# [Haskell-cafe] list comprehansion performance has hug different

wren ng thornton wren at freegeek.org
Wed Jan 30 06:56:10 CET 2013

```On 1/29/13 4:25 AM, Junior White wrote:
> Hi Cafe,
>     I have two programs for the same problem "Eight queens problem",
>     My two grograms only has little difference, but the performance, this is
> my solution:

The difference is what's called "dynamic programming" (an utterly
non-intuitive an un-insightful name). When we have the program:

[ f x xs | xs <- g, x <- h ]

we're saying, first get me a partial solution (xs), and then try every
possible way of extending that to a larger solution (x). It should be
obvious from this description that the computation of each partial
solution xs will be shared among all candidates x, but that the
computation of x will not be shared between each xs.

On the other hand, when we have the program:

[ f x xs | x <- h, xs <- g ]

we're saying, first get me all ways to start a solution (x), and then
try to solve the rest of the problem (xs). It should be obvious from
this description that the computation of each x will be shared, but the
computation of each xs will not.

Imperatively, this is exactly the same distinction as between the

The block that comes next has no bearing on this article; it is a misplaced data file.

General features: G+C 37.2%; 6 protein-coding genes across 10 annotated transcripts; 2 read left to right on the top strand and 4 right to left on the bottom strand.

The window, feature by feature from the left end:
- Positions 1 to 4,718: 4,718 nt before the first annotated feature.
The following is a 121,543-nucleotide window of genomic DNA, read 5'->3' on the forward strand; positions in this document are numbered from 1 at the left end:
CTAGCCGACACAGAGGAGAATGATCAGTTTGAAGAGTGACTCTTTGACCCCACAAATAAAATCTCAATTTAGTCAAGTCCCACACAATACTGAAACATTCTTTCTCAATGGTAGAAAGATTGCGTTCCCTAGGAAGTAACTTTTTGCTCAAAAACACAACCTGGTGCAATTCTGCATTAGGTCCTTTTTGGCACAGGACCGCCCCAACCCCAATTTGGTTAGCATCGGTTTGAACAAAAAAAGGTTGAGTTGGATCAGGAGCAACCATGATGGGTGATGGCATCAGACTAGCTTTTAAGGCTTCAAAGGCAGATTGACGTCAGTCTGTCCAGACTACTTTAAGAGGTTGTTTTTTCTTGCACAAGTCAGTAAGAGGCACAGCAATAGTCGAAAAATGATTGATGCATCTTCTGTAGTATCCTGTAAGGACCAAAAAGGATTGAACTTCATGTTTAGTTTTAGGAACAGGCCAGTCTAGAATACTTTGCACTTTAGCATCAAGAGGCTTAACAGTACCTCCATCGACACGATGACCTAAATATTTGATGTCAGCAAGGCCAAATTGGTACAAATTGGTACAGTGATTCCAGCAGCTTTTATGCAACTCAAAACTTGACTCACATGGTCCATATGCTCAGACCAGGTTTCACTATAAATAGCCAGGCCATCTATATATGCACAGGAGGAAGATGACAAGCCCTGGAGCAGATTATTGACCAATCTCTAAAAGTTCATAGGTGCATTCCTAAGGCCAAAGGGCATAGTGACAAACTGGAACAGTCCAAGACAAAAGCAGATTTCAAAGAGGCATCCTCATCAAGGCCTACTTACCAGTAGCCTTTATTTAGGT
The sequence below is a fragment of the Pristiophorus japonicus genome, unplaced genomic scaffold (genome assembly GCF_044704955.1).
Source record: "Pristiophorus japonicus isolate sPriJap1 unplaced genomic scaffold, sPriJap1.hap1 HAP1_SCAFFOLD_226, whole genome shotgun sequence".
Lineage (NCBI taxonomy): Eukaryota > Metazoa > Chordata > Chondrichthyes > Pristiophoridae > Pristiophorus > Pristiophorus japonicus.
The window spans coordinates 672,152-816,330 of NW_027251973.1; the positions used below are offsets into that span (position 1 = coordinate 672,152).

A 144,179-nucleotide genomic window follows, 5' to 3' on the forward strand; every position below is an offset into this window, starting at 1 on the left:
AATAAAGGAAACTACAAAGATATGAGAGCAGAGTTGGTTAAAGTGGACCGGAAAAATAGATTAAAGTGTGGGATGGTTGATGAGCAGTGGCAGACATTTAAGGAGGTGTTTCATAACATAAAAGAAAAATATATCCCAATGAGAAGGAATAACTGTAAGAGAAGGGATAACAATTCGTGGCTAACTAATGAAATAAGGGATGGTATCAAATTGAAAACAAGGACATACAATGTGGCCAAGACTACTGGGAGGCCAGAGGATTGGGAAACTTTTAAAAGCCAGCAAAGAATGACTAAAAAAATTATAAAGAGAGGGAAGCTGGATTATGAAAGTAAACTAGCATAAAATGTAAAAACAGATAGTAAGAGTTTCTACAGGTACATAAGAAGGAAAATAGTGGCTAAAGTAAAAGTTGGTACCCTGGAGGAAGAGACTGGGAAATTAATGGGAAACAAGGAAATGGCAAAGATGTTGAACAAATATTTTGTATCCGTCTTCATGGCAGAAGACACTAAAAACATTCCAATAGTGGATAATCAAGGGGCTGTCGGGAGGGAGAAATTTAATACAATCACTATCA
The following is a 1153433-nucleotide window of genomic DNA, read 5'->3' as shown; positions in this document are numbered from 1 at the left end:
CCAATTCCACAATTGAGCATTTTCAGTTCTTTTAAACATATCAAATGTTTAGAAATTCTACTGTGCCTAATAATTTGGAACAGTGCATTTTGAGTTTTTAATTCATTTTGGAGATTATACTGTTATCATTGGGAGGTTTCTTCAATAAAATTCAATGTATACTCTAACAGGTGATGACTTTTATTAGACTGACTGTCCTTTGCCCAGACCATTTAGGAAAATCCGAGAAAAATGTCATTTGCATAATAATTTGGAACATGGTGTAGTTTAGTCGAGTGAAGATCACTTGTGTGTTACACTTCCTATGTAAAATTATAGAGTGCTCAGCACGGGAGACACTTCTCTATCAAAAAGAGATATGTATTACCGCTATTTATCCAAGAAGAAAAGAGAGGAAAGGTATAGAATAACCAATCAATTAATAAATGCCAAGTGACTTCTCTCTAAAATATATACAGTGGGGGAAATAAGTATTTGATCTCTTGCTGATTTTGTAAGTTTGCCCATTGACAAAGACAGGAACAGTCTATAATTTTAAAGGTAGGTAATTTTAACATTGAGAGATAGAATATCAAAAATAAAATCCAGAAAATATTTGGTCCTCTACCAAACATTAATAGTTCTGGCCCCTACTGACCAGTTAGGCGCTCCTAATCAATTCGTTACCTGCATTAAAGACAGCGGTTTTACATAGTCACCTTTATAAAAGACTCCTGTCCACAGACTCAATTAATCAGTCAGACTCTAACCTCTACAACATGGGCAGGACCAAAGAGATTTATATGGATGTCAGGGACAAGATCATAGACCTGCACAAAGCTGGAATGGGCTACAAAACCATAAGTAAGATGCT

following programs:

for xs in g:
for x in h:
yield f(x,xs)

for x in h:
for xs in g:
yield f(x,xs)

This difference in sharing can, as you've seen, cause huge differences
in runtime. Usually it's the difference between a polytime algorithm and
some exptime algorithm. To see why, just think about the call graph. It
numbers. In the memoizing version, you're storing the work from solving
smaller problems and sharing that among the different ways of extending
the solution; whereas in the naive version, you're recomputing the same
thing over and over. The call graph for the former is a DAG (or more
generally, a packed forest) whereas the call graph for the latter is the
tree you get by unfurling all the shared structure in the DAG.

This distinction has nothing whatsoever to do with Haskell, and has
everything to do with Intro Algorithms. Loop ordering matters in every
language with loops, from Haskell to C to Python to Prolog.

--
Live well,
~wren

```